Chile peppers are for the birds!

But we like them too.

There are just too many interesting things about Capsicum to squeeze into one post! First of all, they are not actually related to pepper. They are in the Solanaceae family, home to tomatoes, tomatillos, potatoes, and eggplants, which is basically a recipe for delicious. Chiles are native to Central and South America. Archeological evidence from Ecuador suggests they were first domesticated more than 6000 years ago. With the conquest of the New World, Europeans spread chiles all over the world. They have since been enthusiastically incorporated into diverse cuisines. Can you imagine Thai cuisine before the use of chiles? Or South Indian?

Five species have been domesticated, and artificial selection has resulted in many, many cultivars. To further fill your brain with names, many peppers are known by multiple names, depending on whether they are being used green, fresh, roasted, or dried. For example, jalapenos, from C. annuum, are called chipotles if they have been dried and smoked. Poblanos, also C. annuum, become ancho or mulato when dried.

Habanero… tastes like burning.

The heat of a chile is measured in Scoville Heat Units – a scale based originally on how much an extract of the chile must be diluted before the heat is undetectable by a taster. Now the level of heat is calculated from the amount of capsaicin present (the compound which tastes hot to us). But it’s easier to understand what it means that a habanero (C. chinense) at up to 350,000 scoville units, must be diluted 350,000 times before it’s heat is undetectable. Bell peppers (C. annuum) have a scoville rating of zero, while the hottest chile, the Trinidad Moruga Scorpion (C.chinense) , weighs in at 2 million. Pure capsaicin is a whooping 16 million.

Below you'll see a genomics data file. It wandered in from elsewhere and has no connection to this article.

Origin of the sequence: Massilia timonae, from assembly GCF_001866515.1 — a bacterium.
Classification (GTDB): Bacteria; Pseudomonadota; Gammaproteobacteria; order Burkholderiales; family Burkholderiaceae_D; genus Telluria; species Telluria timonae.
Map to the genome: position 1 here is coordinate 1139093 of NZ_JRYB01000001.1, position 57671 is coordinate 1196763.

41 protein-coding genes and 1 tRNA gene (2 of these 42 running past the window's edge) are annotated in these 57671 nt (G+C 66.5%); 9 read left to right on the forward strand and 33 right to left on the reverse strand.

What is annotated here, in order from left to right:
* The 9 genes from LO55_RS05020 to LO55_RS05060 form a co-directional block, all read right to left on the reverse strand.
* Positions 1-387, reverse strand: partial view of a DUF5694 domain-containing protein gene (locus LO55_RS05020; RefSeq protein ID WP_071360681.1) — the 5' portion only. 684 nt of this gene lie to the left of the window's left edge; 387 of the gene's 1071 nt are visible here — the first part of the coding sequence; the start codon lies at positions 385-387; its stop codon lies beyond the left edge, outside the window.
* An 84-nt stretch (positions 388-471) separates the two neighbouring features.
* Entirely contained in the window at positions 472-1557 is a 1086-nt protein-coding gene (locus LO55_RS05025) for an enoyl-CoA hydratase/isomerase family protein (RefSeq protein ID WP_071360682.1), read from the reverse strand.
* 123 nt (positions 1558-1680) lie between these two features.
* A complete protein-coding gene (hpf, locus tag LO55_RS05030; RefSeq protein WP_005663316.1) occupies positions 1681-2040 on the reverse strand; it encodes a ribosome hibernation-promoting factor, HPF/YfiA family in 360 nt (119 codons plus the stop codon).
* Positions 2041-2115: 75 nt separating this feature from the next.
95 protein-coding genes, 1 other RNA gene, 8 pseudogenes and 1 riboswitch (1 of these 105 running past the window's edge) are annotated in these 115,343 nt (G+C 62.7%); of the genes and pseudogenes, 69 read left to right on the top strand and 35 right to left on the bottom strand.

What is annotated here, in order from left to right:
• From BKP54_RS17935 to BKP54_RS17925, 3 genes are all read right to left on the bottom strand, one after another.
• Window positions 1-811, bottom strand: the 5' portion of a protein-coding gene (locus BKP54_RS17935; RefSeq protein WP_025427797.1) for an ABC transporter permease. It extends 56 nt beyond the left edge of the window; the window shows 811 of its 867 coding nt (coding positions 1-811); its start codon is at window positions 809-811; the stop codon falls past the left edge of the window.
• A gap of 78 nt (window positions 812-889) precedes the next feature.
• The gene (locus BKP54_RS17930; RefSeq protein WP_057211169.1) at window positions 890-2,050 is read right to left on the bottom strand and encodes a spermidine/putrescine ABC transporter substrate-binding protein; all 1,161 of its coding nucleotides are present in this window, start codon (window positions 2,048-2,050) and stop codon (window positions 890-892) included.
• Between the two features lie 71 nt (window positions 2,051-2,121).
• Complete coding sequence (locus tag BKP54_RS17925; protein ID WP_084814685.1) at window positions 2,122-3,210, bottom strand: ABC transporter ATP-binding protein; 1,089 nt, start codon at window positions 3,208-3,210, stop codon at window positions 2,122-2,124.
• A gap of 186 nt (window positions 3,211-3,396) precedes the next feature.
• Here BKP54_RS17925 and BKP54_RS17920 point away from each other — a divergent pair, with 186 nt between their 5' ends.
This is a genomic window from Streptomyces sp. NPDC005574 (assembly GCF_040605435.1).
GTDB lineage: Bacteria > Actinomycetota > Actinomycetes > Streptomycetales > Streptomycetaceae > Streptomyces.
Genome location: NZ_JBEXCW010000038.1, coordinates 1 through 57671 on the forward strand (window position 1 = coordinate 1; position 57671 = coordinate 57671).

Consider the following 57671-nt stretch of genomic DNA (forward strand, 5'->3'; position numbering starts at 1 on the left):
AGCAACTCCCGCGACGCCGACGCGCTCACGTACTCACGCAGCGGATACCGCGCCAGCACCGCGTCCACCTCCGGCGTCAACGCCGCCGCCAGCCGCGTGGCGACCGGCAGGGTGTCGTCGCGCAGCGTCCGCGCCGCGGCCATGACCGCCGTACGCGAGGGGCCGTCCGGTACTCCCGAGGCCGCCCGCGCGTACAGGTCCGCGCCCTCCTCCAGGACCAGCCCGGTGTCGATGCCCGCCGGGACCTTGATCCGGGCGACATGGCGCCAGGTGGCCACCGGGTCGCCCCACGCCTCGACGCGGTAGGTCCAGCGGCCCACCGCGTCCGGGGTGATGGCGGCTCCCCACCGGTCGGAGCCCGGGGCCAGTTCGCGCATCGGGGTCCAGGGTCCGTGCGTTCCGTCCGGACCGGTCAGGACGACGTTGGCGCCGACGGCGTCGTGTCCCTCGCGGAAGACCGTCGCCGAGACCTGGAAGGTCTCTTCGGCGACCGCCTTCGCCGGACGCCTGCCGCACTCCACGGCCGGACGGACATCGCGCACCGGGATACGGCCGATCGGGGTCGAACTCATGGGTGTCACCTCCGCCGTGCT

Each variety of chile can have a range of heat – the environment can have a strong effect on how much capsaicin a chile produces, and this response can be both plastic (that is, changing within an organism in response to environment) and genetic. In a wild chile species, the amount of capsaicin has been found to vary with available moisture. Wet environments encourage fungal pathogens, which capsaicin can fend off from damaging delicate seeds. Dry environments make capsaicin too expensive for the plant to produce, without the presence of the fungal pathogen, and so mild variants dominate populations.

Haak, D.C., McGinnis, L.A., Levey, D.J. & Tewksbury, J.J. (2012). Why Are Not All Chilies Hot? A Trade-Off Limits Pungency.
Proc. R. Soc. B, 279, 2012-2017 DOI: 10.1098/rspb.2011.2091

4 thoughts on “Chile peppers are for the birds!

  1. Pingback: Source of Capsicum : Mad Dog Hot Sauce

  2. I love this post. I enjoy peppers and all things hot. And yes, Habanero does taste like burning, and dying…and somehow manage to make burning and death taste oh so delicious!

  3. Pingback: Science online: Slow sharks and superficial tits edition | Jeremy Yoder

  4. I love this post. I enjoy peppers and all things hot. And yes, Habanero does taste like burning, and dying…and somehow manage to make burning and death taste oh so delicious!

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